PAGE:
Aerial spraying to combat West Nile considered for northern Sacramento County

Published: Sunday, Jul. 7, 2013 - 12:00 am | Page 4B
Last Modified: Monday, Jul. 8, 2013 - 9:17 am

Concern over the presence of West Nile virus in dead birds and in water samples has prompted the Sacramento-Yolo Mosquito and Vector Control District to consider aerial spraying this week.

Of particular concern for the district is a 25,000-acre patch of Sacramento County, north of the American River, where many dead birds have tested positive for the West Nile virus and where an inventory of mosquito samples has also tested positive.

To date, 18 dead birds and 58 mosquito samples have tested positive for West Nile virus in the county. One person identified only as a Sacramento County resident has died this year of the disease, which is spread by bites from infected mosquitoes.

The West Nile activity, while intensifying in Sacramento County, is widespread. In Yolo County, six dead birds and 19 mosquito samples have also tested positive for West Nile virus. Most of the birds that tested positive are of the American crow species. No humans have tested positive for the virus in Yolo County in 2013.

Last year saw 30 humans and 464 birds test positive for the virus in Sacramento County.

"We're concerned about the high infection rates and are considering aerial spraying" said David Brown, mosquito and vector control district manager, in a written statement.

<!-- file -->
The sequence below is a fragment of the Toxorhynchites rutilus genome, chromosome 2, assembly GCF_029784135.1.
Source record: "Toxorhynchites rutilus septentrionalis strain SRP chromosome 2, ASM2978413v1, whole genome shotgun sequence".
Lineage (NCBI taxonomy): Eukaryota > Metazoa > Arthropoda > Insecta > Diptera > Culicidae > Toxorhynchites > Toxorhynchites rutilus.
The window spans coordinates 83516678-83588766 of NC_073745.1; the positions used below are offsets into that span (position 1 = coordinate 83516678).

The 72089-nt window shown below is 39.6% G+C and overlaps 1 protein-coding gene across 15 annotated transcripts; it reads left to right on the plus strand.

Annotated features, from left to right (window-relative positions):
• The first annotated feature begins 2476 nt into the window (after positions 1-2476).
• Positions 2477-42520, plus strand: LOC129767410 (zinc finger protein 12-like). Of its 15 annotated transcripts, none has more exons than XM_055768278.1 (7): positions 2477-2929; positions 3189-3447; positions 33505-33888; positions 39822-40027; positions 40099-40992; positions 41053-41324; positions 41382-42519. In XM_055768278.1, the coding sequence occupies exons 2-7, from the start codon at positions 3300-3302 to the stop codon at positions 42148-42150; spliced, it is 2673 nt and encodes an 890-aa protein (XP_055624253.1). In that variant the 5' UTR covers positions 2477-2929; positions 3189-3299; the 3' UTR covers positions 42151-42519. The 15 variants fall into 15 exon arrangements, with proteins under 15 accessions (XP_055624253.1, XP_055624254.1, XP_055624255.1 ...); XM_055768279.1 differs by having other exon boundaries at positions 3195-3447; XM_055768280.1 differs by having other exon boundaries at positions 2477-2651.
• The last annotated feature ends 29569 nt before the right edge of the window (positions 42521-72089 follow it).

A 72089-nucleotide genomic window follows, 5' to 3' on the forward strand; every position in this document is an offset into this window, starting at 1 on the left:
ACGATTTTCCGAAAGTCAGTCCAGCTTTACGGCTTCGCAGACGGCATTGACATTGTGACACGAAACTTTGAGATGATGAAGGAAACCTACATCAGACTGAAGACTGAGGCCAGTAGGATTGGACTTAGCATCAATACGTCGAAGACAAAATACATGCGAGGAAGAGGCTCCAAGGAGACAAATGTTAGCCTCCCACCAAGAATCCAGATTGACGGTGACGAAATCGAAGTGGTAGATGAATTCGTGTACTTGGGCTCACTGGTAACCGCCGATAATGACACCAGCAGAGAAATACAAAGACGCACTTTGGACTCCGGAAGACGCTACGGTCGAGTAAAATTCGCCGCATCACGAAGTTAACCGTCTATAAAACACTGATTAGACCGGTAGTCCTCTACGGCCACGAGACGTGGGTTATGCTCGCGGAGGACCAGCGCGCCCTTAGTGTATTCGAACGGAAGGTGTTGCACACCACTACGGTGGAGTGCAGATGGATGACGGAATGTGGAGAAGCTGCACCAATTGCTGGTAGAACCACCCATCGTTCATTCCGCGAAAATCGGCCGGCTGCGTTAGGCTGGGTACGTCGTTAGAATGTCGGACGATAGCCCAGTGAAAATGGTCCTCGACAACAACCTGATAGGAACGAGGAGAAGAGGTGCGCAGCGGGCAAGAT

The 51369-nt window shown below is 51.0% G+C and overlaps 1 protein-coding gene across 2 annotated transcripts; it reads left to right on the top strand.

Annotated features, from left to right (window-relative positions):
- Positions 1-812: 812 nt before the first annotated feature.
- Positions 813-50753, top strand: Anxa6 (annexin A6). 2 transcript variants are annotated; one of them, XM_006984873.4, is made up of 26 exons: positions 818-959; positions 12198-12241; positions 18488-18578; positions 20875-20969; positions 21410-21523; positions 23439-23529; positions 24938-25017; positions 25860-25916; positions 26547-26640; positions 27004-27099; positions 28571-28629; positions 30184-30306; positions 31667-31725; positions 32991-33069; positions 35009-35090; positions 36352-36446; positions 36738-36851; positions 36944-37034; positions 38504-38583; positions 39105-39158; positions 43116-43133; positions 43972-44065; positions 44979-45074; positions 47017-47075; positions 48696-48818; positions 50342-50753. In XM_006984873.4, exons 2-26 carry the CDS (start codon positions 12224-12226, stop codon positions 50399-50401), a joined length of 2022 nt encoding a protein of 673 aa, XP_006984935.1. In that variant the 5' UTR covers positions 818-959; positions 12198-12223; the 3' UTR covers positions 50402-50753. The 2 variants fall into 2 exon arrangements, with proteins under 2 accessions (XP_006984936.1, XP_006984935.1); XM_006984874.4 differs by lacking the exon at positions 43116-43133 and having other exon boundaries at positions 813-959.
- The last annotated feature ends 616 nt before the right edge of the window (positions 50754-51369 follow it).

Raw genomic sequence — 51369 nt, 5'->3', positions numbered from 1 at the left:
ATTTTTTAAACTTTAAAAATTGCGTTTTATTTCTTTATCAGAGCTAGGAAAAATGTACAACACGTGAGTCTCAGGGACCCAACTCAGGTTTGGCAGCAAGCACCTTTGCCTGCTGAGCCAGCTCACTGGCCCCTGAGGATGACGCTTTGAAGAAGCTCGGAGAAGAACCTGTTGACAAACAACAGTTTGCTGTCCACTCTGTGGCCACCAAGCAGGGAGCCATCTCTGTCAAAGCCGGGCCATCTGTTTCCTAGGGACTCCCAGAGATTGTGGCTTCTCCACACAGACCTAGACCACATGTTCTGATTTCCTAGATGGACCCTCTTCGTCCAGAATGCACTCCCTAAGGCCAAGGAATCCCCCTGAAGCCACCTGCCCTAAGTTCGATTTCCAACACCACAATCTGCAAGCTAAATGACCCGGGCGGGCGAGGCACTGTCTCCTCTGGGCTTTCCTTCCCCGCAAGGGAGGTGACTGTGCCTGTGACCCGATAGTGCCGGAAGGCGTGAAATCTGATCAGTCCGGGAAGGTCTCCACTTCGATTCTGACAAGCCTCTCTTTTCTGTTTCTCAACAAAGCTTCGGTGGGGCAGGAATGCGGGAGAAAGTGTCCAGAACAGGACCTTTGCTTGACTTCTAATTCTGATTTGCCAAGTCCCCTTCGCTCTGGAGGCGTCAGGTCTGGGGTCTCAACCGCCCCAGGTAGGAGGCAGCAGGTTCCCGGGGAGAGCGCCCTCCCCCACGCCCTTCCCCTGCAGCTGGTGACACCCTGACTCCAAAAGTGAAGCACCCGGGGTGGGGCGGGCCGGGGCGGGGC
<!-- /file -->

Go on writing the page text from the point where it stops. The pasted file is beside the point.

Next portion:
No formal decision has been made on the spraying, which would be used to reduce adult mosquito population.

The pesticides typically used for West Nile aerial spraying are pyrethrin or naled.

Typically, the pesticides are introduced as an aerial spray at a rate of three-quarters of an ounce, or less, per acre. Although the pesticides used are commonly found in products to treat cats and dogs for fleas and ticks, the district advises individuals to remain indoors and keep windows and doors closed during spraying.

A decision on whether the control district will conduct aerial spraying is expected early in the week, and will be dependent on laboratory surveillance results.

If aerial spraying becomes necessary, a map of the specific area will be provided.

For more information, go to

Call The Bee's Edward Ortiz, (916) 321-1071. Follow him on Twitter @edwardortiz.

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